Because all shower water purifications systems only filter out chlorine, your options are the same no matter where you live. Here are three choices that we’ve vetted and approved:

Culligan HSH-C135 Hand-Held Filtered Shower Head

Rainshow’r CQ-1000-NH Dechlorinating Shower Filter

GE GXSM01HWW Shower Filter System

Here’s the complete EWG list of shower filters. 

Distilling It All Down: The WellBe Takeaway

ll of the above might seem pretty scary — but the good news is that knowing this information allows you to take control. Using the recommendations above, you’re equipped to purchase the best water filter system to block the contaminants in your area and protect yourself and your family against any dangers in your water.

Care about removing toxins from your life? For researched, vetted, and WellBe-approved recommendations for water filters and 2000+ other products in 20 different categories, check out our Non-Toxic Products Lists database

Arm your loved ones with the knowledge they need by sharing this article via the handy links below and at the top of the page! 

Do you live somewhere besides the five cities we researched and need help finding the right water filter for you? You can use the WellBe Concierge Service!

Listen to this guide on The WellBe Podcast. 

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Leave a Comment
  1. Hello! I have just moved to New Haven, CT (06511) and am looking for a good filter for that area. If you have any suggestions, please let me know!

    1. Hi Jessie, thanks for reaching out! We looked up your zip code in the EWG database, and it looks like you have contaminants in your water supply very similar to Boston and Chicago contaminants, so recommend any of the water filter suggestions for those cities for you as well. If you haven’t already, be sure to subscribe to our newsletter here! Xx Adrienne & Team WellBe

  2. Wow! This is all such great information! Could you possibly help research for Lakeland, FL?
    My husband and I have noticed a strong sense of chlorine in our water. Especially when we use the shower. Thanks for all the water filter recommendations! Can’t wait to make some changes!

    1. Hi Rachael, thanks so much for reaching out! If you want to do further research on your water supply, you can look up by your zip code in the EWG database here, and you can get a better idea of what contaminants you need to specifically be filtering for. If you haven’t already, be sure to subscribe to our newsletter here! Xx Adrienne & Team WellBe

    1. Hi Madeline, thanks for reaching out! If you want to do further research on your water supply, you can look up by your zip code in the EWG database here, and you can get a better idea of what contaminants you need to be specifically filtering for. It looks like you have contaminants in your water supply similar New York and Chicago contaminants, so we recommend any of the water filter suggestions for those cities for you. Be sure to subscribe to our newsletter if you haven’t already here! Xx Adrienne & Team WellBe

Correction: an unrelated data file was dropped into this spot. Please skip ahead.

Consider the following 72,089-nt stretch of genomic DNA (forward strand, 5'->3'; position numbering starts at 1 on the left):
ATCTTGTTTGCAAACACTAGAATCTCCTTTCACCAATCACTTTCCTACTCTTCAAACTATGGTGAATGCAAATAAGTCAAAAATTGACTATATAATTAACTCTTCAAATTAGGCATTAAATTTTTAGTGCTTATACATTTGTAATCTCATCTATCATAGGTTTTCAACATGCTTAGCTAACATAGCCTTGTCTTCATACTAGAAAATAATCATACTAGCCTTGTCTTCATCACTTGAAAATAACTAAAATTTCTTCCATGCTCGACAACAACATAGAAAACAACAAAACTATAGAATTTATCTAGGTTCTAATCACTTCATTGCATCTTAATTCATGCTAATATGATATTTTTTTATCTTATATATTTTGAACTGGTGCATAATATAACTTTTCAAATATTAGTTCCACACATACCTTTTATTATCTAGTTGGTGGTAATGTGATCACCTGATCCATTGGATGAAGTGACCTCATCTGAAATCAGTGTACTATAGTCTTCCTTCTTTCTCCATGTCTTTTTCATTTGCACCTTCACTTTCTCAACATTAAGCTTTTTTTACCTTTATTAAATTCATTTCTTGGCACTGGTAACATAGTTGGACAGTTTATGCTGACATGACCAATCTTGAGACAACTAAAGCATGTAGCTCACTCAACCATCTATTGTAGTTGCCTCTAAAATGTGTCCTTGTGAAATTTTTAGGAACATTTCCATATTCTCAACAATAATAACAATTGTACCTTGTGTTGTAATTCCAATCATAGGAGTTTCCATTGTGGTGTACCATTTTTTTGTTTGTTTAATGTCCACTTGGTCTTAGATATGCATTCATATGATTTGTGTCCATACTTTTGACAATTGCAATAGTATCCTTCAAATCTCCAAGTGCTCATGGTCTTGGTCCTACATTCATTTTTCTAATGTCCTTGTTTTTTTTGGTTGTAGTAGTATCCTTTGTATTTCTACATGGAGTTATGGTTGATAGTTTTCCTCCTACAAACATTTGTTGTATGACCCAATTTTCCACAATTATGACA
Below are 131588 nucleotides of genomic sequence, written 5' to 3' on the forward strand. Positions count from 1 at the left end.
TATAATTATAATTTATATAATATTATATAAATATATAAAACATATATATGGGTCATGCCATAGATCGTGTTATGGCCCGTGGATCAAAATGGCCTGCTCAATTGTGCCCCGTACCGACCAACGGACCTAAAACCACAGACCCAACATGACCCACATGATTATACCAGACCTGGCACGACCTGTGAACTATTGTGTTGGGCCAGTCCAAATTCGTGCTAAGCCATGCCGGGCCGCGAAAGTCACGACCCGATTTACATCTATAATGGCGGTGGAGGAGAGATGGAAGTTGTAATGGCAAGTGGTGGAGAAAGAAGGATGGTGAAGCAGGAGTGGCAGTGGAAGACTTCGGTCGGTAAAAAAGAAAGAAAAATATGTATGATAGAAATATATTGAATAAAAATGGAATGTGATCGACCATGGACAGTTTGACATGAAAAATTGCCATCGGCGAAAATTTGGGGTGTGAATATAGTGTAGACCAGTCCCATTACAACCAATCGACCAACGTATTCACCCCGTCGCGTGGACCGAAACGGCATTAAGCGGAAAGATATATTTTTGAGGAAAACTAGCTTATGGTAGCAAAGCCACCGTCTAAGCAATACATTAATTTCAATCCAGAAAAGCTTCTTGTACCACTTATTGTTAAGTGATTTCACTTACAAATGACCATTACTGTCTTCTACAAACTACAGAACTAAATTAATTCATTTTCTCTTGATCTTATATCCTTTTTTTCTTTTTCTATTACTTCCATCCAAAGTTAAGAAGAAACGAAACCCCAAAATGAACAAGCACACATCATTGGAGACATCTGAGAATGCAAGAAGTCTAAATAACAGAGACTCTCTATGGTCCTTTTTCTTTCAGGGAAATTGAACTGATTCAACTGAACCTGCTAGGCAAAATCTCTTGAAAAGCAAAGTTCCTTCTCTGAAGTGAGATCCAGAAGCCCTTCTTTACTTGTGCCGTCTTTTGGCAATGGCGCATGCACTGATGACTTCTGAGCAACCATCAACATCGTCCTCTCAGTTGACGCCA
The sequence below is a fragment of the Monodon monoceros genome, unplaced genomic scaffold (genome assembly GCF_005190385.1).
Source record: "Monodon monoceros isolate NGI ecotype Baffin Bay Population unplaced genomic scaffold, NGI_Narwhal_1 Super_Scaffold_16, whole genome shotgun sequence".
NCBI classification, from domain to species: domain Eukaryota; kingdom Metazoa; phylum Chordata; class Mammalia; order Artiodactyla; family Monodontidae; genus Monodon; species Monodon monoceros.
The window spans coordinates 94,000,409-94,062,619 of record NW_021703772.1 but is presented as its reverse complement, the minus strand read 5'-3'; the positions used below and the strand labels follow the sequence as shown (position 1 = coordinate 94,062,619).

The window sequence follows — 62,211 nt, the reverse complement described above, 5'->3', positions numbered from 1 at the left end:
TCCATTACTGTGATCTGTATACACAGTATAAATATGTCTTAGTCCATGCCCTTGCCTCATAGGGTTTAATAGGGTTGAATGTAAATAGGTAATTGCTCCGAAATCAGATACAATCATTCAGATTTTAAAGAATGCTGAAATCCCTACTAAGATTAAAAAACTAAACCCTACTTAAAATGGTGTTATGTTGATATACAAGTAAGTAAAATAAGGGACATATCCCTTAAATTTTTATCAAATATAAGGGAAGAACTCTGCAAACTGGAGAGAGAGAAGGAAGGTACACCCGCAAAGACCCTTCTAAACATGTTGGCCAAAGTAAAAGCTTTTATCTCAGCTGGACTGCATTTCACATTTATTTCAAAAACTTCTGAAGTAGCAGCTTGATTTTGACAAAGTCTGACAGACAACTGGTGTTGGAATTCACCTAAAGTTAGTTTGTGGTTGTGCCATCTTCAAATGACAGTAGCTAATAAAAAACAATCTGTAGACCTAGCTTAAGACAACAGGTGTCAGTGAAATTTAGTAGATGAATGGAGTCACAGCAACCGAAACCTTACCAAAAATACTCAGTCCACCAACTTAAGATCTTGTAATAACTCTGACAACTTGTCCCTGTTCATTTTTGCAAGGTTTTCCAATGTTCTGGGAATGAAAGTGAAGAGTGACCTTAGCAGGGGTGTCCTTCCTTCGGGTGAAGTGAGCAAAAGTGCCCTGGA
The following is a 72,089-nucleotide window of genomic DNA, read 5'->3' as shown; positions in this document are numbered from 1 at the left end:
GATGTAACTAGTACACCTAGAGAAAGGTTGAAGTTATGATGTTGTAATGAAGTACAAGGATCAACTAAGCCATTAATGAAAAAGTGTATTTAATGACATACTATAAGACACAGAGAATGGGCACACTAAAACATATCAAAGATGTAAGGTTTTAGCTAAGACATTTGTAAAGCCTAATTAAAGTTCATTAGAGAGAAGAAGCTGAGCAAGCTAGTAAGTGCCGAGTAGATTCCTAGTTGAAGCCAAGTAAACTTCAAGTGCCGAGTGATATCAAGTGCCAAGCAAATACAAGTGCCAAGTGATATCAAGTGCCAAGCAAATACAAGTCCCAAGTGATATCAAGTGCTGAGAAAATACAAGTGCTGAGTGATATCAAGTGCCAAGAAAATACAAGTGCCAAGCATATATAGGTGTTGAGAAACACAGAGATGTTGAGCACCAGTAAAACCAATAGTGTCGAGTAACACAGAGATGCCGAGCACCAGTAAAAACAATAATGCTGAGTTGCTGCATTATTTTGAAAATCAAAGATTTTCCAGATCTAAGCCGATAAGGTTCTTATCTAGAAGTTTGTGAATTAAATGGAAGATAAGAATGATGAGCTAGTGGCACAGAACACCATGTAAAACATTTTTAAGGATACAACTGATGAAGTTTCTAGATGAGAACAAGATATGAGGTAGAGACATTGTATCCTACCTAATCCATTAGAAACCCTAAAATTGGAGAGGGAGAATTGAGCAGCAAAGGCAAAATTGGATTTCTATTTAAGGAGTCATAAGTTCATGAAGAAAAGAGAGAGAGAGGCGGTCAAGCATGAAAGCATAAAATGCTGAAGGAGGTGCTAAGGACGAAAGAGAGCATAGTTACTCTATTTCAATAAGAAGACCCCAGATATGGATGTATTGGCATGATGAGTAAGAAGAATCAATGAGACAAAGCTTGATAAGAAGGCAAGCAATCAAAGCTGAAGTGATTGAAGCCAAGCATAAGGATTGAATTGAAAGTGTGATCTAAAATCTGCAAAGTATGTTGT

3. The water from Aquagear pitcher is just clean and great-tasting. It takes out a lot of stuff, so I add a pinch of salt to a tall glass. Our tap water reeks of chlorine and they add fluoride as well. Not the good kind. We have tried other water filtering pitchers and never really felt good about the results. This is a bit pricey, but we think well worth it. A few suggestions: Don’t overfill and let it filter completely before pouring. It filters fast. Pour it like you mean it so it doesn’t dribble. And if the filter slows down, remove it and shake it a bit, then re-install. Enjoy!

    1. Hi Samantha, thanks so much for the suggestions and glad to hear you like the aquagear pitcher! Xx Adrienne & Team WellBe

  4. Wow, it’s such a very helpful information, very clear and easy to understand. Thanks so much for sharing that. Keep going!

    1. Hi David, thanks for the feedback! If you haven’t already, be sure to subscribe to our weekly newsletter here! Xx Adrienne & Team WellBe

  5. The Berkey filter is great. The steel containers are sturdy and the filter really does clean the water better than any other system I have used. The initial outlay can be a bit eye popping but when you figure the cost of installing a whole house filtration system or buying cases of water or water bottles for a water cooler over the life of your households water consumption, this is one of the very best options you can consider.

  6. I am still slightly confused as to which product to use, I live in LA. I need one that takes out those 3 contaminants you mentioned. For a pitcher and/or faucet attacher, what specifically do you recommend?

  7. This is very helpful!  What reusable filtered water bottle do you recommend?  We have a reverse osmosis machine for home but looking for a great water bottle and there are so many options?

  8. Do you have any kind of guide to whole house water filters? My son lives in Minturn Colorado (81645), just outside of Vail, and he has a Berkeley canister filter system for all of his drinking water, but not necessarily cooking and laundry, showering , etc. what would you suggest?